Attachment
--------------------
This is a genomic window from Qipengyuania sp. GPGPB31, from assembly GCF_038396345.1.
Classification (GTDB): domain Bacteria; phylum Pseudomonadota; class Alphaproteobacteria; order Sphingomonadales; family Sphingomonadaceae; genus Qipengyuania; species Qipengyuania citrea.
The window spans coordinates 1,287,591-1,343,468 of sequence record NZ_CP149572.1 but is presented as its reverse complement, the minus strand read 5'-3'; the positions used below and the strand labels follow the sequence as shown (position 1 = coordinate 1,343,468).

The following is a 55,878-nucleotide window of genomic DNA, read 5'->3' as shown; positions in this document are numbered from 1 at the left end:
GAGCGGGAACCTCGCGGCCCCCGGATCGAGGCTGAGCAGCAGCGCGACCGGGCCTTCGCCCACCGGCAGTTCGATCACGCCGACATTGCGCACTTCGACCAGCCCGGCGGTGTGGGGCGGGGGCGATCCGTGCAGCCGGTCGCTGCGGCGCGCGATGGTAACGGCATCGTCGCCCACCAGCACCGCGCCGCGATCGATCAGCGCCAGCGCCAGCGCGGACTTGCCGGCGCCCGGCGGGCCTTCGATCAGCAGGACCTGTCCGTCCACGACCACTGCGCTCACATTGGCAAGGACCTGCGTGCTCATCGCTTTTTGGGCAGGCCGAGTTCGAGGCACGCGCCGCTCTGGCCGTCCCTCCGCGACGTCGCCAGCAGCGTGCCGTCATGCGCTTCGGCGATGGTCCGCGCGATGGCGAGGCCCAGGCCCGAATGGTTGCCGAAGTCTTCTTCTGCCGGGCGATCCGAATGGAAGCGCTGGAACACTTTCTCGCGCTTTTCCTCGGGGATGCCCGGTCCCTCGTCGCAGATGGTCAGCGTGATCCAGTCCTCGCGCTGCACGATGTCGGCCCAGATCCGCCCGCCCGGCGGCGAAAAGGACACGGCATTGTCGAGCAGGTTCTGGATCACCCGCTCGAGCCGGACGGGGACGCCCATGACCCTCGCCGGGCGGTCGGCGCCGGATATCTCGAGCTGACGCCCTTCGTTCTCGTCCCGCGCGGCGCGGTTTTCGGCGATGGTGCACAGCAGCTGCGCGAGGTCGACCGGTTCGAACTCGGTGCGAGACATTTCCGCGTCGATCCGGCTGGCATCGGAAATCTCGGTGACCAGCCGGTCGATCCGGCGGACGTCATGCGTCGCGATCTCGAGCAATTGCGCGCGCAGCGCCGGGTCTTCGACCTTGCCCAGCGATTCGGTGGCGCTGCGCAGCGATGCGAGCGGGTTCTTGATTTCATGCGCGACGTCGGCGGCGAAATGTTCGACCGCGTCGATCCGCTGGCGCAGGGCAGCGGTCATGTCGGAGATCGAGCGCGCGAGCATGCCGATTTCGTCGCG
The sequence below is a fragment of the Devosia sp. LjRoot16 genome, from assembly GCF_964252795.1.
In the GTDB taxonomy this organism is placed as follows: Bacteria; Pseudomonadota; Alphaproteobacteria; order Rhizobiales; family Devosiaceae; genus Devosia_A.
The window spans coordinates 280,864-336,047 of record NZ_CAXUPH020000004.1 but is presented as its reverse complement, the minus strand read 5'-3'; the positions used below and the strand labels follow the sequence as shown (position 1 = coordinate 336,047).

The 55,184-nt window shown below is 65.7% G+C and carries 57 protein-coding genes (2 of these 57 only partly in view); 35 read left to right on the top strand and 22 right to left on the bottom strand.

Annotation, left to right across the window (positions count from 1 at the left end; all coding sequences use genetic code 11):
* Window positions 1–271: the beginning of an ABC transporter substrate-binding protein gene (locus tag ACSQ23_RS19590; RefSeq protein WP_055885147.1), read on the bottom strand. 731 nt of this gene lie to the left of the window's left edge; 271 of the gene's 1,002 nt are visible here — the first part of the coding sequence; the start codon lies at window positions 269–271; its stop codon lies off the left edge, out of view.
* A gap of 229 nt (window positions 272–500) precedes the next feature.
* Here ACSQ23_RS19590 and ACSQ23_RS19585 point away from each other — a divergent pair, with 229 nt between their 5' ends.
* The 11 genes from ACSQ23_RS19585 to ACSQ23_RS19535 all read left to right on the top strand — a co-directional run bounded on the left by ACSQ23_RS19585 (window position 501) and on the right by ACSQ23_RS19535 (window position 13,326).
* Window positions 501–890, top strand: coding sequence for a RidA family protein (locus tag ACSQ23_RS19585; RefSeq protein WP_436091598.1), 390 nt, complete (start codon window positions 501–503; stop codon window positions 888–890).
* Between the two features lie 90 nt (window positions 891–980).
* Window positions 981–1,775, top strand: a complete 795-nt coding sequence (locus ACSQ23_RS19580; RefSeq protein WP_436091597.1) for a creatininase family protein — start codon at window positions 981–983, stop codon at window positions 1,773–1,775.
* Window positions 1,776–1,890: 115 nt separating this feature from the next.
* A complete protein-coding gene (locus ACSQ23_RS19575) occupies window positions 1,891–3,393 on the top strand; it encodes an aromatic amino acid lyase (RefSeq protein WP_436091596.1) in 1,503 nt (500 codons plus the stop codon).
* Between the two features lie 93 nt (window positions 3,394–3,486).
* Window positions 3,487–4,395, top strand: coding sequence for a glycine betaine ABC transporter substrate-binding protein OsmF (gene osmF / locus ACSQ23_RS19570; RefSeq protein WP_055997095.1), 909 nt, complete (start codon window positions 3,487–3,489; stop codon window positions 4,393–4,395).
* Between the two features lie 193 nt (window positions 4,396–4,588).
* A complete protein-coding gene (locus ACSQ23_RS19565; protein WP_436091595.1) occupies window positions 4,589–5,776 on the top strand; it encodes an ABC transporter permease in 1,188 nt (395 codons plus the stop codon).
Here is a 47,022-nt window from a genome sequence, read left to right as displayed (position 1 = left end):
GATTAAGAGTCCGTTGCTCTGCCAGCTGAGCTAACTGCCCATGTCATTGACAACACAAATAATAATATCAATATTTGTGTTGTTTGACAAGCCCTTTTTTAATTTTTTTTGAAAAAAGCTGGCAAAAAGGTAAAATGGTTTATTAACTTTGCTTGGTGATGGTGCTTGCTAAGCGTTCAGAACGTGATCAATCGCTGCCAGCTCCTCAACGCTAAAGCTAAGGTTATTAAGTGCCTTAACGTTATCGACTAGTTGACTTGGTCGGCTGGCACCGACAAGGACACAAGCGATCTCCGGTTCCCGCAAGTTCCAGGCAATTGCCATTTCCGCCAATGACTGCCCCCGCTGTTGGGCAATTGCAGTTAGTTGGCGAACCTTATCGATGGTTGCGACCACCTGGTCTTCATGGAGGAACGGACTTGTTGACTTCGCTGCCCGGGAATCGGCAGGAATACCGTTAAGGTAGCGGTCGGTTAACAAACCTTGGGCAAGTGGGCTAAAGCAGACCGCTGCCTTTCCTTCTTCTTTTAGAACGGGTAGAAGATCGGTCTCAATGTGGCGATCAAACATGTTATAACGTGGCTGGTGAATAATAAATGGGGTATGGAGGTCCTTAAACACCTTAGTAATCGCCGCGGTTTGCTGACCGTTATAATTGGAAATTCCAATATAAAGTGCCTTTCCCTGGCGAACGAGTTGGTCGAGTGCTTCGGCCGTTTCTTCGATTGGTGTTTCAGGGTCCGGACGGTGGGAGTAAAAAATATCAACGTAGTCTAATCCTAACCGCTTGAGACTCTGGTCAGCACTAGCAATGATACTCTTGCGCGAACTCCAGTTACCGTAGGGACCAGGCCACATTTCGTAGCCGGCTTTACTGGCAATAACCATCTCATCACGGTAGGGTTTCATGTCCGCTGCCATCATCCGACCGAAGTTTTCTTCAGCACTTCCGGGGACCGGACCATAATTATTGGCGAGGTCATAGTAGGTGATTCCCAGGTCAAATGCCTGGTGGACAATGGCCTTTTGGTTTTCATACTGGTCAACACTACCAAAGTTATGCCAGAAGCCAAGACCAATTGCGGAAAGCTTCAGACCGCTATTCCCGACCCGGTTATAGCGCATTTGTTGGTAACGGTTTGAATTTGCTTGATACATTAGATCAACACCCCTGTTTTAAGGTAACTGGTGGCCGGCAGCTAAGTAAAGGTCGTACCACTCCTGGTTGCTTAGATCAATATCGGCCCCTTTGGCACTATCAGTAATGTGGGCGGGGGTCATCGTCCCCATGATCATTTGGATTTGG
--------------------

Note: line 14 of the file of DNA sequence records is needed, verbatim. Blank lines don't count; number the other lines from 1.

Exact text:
* The 11 genes from ACSQ23_RS19585 to ACSQ23_RS19535 all read left to right on the top strand — a co-directional run bounded on the left by ACSQ23_RS19585 (window position 501) and on the right by ACSQ23_RS19535 (window position 13,326).